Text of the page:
Watching

Train

Last night, right at 10:45, I tripped and nearly broke my teeth in the train station as I skipped down the stairs. I hadn’t been looking down, and saw the woman lying on the bottom stair a second too late. My boot caught on her jacket; I caught the rail; I stopped my face from hitting the ground with my right arm.

I barely missed stepping on her hand, which was resting on the edge of the bottom stair. Landing in a puddle, I flung around, I think mostly to defend myself. I thought she’d rise up angrily, maybe yell at me.

She didn’t move. To the right, a group of exhausted-looking people, clutching their bags, were waiting for the bus home. I was exhausted, too. I’d spent a good twelve hours at work that day mostly in concentration, writing. I just didn’t want to deal with whatever was happening on that bottom stair. It seemed that I felt exactly what everyone else was feeling. No one has energy at that hour, save the few bright-eyed men in uniform starting the night shift, their lunch pails looking strange and out of place.

I watched the people waiting for a cue. They’d look back at her, on the ground, squint, frown, then look out again at the road. From the way they waited, I assumed that someone had already asked her how she is doing, that someone had called the police. I also thought, she might just want to be there, slumped over on the stairs. Why should I bother her?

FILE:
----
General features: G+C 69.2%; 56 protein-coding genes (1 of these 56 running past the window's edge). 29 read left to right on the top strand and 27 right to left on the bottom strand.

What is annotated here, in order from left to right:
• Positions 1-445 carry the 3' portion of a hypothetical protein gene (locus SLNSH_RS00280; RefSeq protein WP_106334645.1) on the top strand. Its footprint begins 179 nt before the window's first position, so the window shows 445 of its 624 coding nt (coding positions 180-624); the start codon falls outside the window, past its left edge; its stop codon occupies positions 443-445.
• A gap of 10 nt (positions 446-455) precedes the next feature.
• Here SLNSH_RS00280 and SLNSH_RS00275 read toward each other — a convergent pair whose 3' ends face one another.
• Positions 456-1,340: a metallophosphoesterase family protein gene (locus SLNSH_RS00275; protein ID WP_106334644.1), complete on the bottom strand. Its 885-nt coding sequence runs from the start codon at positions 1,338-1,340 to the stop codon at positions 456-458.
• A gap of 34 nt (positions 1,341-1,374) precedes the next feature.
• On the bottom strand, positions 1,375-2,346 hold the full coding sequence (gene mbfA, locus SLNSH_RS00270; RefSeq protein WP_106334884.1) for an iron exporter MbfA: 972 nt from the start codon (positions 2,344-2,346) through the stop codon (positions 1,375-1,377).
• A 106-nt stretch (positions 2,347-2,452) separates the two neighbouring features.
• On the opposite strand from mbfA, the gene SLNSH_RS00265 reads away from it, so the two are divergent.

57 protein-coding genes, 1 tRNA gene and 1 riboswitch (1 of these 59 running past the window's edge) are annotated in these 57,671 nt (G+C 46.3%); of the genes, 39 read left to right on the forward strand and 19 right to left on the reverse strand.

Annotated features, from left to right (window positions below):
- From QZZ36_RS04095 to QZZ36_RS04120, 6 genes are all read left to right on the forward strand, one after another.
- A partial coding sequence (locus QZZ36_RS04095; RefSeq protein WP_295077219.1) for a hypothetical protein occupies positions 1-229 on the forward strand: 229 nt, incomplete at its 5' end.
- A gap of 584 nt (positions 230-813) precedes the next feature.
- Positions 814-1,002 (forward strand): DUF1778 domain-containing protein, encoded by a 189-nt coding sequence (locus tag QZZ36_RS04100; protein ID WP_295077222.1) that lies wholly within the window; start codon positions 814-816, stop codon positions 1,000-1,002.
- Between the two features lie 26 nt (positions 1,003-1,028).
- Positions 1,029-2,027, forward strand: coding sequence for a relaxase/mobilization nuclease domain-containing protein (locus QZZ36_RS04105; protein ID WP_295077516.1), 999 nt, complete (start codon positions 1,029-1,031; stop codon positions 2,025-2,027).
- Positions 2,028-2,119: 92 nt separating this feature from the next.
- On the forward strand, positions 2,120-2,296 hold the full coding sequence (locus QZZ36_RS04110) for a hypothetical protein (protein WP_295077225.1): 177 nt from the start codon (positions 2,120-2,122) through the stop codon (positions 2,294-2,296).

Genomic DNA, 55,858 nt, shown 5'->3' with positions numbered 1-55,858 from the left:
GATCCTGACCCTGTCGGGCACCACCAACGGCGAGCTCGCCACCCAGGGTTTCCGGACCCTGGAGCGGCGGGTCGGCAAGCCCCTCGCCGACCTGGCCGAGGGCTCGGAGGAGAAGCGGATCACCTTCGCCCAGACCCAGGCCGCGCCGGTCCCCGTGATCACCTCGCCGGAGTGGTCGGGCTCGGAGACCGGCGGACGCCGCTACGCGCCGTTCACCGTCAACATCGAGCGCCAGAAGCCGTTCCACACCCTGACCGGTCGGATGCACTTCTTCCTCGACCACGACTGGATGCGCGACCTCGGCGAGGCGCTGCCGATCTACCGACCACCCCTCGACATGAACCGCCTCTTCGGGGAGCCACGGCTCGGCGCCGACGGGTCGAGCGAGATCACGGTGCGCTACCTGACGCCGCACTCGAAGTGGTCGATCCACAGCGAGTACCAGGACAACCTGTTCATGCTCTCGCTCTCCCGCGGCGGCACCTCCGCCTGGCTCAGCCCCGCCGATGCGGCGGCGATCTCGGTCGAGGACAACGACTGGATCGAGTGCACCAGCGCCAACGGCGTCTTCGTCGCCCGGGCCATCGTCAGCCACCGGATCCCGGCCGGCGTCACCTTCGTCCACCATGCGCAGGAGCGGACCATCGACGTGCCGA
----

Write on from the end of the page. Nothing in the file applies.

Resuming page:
The more minutes passed, the more oppressive the silence and inaction became for me. I looked at her back to see if it was rising, and it was. She was wearing white, crushed velvet sweatpants and white Reeboks, and a navy men’s Carhart jacket. I had the same jacket. I couldn’t see her face, which was covered with her thick, matted brown hair and her right hand.

In the tramping of thousands of people’s feet from the snow, the floor of the subway station is disgusting by that time of day. It is covered with all sorts of things you don’t want ever want to imagine, let alone see. She was sinking face down in its filth.

I started to feel panic. I felt embarrassed to even look at her and be doing nothing. The first thought that rose up was, what if I was sick, and on the ground in this muck and no one stopped to help me? That didn’t do anything for my heart. What if my mother was sick and had a blood pressure issue, and no one stopped? And I could see my mother on the ground and then I started to dance around in place, convinced that this woman was having a stroke and everyone, including me, was doing jack all about it. This could not be happening.